Iqaluit RCMP to keep an eye out for illegal vehicles

Detachment received 17 new members this summer — nearly three-quarter turnover rate


Iqaluit's RCMP detachment. Officers plan to start drunk-driver vehicle checks in early December and throughout the holiday season. (FILE PHOTO)

Iqaluit’s RCMP detachment. Officers plan to start drunk-driver vehicle checks in early December and throughout the holiday season. (FILE PHOTO)

Police in Iqaluit promise to continue with their vehicle-stop initiative, which has proved successful at ensuring drivers and businesses keep their vehicles legally registered and insured, RCMP Cpl. Denis Lambe told city council at a Nov. 25 meeting.

Police were surprised, in October last year, when they found almost half of the cars and trucks they checked on Iqaluit roads did not have their paperwork in order.

That number has since plummeted to fewer than 10 per cent.

In a quarterly police report to city council, Cpl. Lambe reported that the detachment will continue to stop and check passenger vehicles in similar numbers this year. For the second quarter of the year, April to June, patrollers stopped about 90 vehicles for checks, and about 100 per month from July to September.

The checks resulted in five 24-hour suspensions to drivers in the second quarter and nine from July to September, Lambe reported.

A total of 17 drivers were charged with impaired driving over the entire period of April to September, and an additional 15 charged for other offences under the Criminal Code.

“These numbers show that traffic enforcement needs to continue to be a part of our everyday activities,” said the corporal, who presented the detachment’s reports on behalf of Staff Sgt. Monty Lecomte.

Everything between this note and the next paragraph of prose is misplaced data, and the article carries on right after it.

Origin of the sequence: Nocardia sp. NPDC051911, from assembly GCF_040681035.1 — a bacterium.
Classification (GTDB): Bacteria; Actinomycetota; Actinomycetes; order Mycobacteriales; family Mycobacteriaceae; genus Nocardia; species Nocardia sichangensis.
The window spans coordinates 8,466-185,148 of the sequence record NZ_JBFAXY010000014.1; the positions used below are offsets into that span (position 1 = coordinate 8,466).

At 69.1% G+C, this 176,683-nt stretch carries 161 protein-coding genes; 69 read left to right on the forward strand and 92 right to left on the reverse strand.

The detachment experienced a high turnover of staff this past summer with 17 new members transferred to Iqaluit out of a total of 24 personnel, Lambe reported.

“You’re looking at pretty much three-quarters of the detachment, that has changed this summer,” he said.

“We heard there was a training program that most members are given when they come to Nunavut,” said Coun. Kenny Bell. “Is that still happening?”

Lambe replied that long-time Iqaluit officer Sgt. Yvonne Niego works with new members “to brief them on different cultural aspects, and ways to deal with the local population to ensure they’re not agitating the situation as opposed to helping it,” he said.

The detachment is giving added training on search warrants, weapons and fitness this month, he said.

As cold weather and the holiday season approach, police will also be watching for pedestrians “who are intoxicated, and may need a ride home,” Lambe said. “Just making sure nobody’s walking around, freezing out there.”

In line with that, police will kick off an “impaired driving initiative” Dec. 10, which will continue through the Christmas holidays.

“Our members will be out in force, just making sure nobody’s drinking and driving,” he said.

Crime statistics for the middle of 2014 were roughly similar to 2013, Lambe reported, although arrests were slightly down overall.

Calls for service were up sharply in April-June of 2014, amounting to 2,596 compared to 1,881 from the year before, mainly because the detachment conducted almost 600 more criminal-record checks in that period.

Coun. Joanasie Akumalik recalled police had reported two separate incidents of missing teens in the last two weeks. Each individual was found within a few days.

One incident involved a 14-year-old teenaged girl, who had gone missing for five days in mid-November. More recently, a 15-year-old boy was reported and found within two days.

Asked about the probable cause, Lambe said he could not say publicly, adding that “we take it very seriously when kids are missing.”

“We’re trying to get help for the reasons that they went away from home for a few days,” he said. “We do what we can afterwards, to make sure that things are followed up and make sure it doesn’t happen again.”

The corporal added that the detachment often gets help from taxi drivers and municipal enforcement in such searches.

“They’ll tell us where they are,” Lambe said. “They’re a huge help for us.”

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